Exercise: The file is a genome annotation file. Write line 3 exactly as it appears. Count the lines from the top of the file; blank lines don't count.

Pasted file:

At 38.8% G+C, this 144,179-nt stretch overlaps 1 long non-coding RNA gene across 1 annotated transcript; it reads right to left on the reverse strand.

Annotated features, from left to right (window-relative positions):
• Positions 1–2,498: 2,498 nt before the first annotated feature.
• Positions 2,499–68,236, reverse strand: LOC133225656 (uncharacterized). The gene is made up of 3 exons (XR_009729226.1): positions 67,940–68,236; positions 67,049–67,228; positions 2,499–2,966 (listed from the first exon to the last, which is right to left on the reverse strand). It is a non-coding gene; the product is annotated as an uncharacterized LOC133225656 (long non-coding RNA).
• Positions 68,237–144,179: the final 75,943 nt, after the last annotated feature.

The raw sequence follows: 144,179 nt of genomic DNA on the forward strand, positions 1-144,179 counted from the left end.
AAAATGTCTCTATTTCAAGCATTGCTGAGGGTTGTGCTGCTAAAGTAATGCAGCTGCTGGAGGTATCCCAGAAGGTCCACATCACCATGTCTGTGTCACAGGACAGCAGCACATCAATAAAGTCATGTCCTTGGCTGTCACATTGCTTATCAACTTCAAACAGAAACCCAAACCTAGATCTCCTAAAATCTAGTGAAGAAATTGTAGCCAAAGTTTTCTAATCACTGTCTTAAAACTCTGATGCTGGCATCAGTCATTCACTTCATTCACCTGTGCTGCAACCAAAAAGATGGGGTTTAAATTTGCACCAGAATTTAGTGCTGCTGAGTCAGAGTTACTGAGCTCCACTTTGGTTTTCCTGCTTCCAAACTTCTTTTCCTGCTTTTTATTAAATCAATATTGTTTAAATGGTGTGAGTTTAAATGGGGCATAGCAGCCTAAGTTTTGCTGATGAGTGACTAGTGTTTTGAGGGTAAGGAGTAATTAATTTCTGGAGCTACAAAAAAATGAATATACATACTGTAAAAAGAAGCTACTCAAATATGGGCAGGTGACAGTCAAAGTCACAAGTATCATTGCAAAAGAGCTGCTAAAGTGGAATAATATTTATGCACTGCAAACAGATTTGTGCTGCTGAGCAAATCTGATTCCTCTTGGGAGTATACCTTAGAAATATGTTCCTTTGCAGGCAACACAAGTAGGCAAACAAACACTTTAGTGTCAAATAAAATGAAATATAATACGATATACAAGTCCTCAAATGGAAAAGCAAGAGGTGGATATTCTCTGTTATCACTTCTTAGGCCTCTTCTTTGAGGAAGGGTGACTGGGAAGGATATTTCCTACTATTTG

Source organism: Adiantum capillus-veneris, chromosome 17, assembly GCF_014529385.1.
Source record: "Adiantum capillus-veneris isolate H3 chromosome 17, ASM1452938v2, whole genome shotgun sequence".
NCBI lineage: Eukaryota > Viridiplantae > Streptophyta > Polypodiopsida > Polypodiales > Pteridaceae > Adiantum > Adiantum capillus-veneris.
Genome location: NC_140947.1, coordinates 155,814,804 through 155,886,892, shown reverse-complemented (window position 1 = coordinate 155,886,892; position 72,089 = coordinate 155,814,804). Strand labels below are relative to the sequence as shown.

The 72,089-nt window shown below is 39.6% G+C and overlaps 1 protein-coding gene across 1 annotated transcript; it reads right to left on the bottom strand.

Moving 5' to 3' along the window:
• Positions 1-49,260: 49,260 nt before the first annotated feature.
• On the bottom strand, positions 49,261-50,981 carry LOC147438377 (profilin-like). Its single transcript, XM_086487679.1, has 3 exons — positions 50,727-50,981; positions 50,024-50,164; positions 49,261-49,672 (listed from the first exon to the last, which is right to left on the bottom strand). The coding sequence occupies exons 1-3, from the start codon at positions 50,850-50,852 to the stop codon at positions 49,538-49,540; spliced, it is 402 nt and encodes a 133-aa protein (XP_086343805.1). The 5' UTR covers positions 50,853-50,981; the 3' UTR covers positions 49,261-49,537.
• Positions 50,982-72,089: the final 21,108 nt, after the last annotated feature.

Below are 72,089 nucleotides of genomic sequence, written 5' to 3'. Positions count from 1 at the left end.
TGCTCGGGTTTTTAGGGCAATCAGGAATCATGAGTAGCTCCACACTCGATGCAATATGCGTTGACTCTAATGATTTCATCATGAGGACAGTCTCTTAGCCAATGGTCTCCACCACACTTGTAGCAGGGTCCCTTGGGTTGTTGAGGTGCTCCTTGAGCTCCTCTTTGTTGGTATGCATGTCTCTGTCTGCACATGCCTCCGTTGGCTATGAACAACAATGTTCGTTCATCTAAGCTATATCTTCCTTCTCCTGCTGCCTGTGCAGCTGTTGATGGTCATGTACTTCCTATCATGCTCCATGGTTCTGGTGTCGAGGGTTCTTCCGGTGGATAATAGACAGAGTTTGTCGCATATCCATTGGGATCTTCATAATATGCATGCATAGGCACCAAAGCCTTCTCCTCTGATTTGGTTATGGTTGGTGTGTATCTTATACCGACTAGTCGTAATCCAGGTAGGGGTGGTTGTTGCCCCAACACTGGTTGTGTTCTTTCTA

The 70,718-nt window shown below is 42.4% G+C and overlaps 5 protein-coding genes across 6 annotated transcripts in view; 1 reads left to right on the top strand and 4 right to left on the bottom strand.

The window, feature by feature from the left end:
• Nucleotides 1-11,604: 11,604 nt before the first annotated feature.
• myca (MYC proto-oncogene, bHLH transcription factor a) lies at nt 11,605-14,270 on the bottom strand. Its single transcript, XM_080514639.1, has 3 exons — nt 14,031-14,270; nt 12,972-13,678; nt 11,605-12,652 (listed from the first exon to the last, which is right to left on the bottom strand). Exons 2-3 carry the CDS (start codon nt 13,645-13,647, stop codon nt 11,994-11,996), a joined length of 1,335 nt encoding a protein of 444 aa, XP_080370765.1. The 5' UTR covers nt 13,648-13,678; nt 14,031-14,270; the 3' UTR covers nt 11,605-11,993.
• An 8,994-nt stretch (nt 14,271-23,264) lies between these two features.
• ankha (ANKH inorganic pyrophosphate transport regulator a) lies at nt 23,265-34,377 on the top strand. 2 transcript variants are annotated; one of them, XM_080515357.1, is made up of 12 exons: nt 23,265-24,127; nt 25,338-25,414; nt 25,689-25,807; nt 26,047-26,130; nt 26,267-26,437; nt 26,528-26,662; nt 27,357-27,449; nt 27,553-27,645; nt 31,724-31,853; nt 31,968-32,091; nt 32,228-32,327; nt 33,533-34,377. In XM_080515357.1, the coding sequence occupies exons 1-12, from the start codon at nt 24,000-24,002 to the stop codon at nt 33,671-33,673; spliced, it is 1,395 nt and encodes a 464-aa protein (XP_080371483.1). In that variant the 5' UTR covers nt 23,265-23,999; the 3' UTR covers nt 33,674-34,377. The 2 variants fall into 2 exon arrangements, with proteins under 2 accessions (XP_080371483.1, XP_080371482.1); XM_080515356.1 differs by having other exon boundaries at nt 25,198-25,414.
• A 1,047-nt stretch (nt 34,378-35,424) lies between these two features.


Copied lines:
• Positions 1–2,498: 2,498 nt before the first annotated feature.